Mainstream music, be it Korean, Canadian or French, at some point suffers an identity crisis. The reinforcement of the word ‘entertainment’ in their vocabulary determined that the connection between the terms ‘music’ and ‘listener’ be severed. The song comes with the package, it is not the package anymore. Is she cute or sexy? How are the outfits? How shocking is the video? Music is becoming a plus, an extra for the so-called artist. Furthermore, the attempts to break through and meet the approval of a large public often result in meaningless, superficial songs.
While it may seem to be a small matter, this exact perception on the subject is worrying. Music at its core should be emotionally challenging. Singers should say something through their work, whatever that something is: despair, loss, anguish, hopelessness, anger, frustration, sadness, joy, the will to dance, excitement, love, happiness; there is an unlimited palette of feelings that a singer can use, depending on his or her previous experience and sensibility. They are talented human beings, so they should be able by birth to communicate with their listeners through their music. And indeed, some of them do and manage to attract us. But what about the others? More specifically, what is right and wrong in K-pop in terms of musical value?
The context the music industry has created is not a favorable one, the dynamics in K-pop being awfully intimidating. Artists release their material following promotional cycles. Their work has to appeal in a short amount of time to as many as possible. Adding to the increasing pressure, the already existing fandom has its own vision on their biases’ identity.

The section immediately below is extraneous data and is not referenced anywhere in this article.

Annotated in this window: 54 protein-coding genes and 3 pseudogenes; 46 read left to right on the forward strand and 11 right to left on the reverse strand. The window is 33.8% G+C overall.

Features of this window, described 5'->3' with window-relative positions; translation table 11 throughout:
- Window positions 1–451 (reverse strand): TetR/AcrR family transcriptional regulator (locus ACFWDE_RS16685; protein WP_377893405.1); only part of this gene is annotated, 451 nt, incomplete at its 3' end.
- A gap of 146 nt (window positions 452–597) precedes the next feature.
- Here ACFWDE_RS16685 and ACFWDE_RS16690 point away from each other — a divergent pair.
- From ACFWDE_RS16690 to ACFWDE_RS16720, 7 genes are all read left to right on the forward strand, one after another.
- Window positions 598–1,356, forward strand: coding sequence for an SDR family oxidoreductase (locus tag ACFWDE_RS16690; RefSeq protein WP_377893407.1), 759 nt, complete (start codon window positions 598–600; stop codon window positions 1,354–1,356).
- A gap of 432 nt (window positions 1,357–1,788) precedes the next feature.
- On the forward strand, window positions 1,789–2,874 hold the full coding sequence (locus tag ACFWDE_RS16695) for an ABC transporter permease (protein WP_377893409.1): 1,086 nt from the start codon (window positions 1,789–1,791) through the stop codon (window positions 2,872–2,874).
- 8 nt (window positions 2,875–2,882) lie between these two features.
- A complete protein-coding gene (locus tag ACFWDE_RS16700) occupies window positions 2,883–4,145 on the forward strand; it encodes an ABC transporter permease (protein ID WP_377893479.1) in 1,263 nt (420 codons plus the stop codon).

IU is the most representative example of the idols’ struggle when trying to hold their own and still charm the others. “Lost and Found” and “Growing Up” haven’t been matched by any of IU’s later albums. The public eye found the initial concept too mature and requested a tween IU with an age-appropriate sound. So she needed to reverse the growing up process and play the aegyo game. She took steps back to please the audience and began to develop in front of the listeners. Ironically, her aim is to reach, at some point in the future, a maturity she had from the very start. Because apparently, this:
Far away things always look beautiful
I wonder what the closely approached world will show me
I still have many fears and am still young
Is a considerable improvement from this:
The pouring rain mercilessly stops me from seeing
The throbbing wind makes it impossible for me to go on
I’m trembling in fear as if I’m standing on the edge of the cliff
And as I’m holding my small hands together, this is my only prayer:
Come back to me
Even though the singer’s lightheartedness and sincerity is omnipresent, one can’t help but notice that her earlier songs are more intense. And it is not just about the lyrics, but herself as well. This image she created, of an innocent and unprepared teenager on the verge of becoming an adult, is demeaning and represents an obstacle in her evolution. She is getting more and more involved in the artistic process, but meanwhile, she stops herself from maturing as a person, fearing she will lose her unique appeal.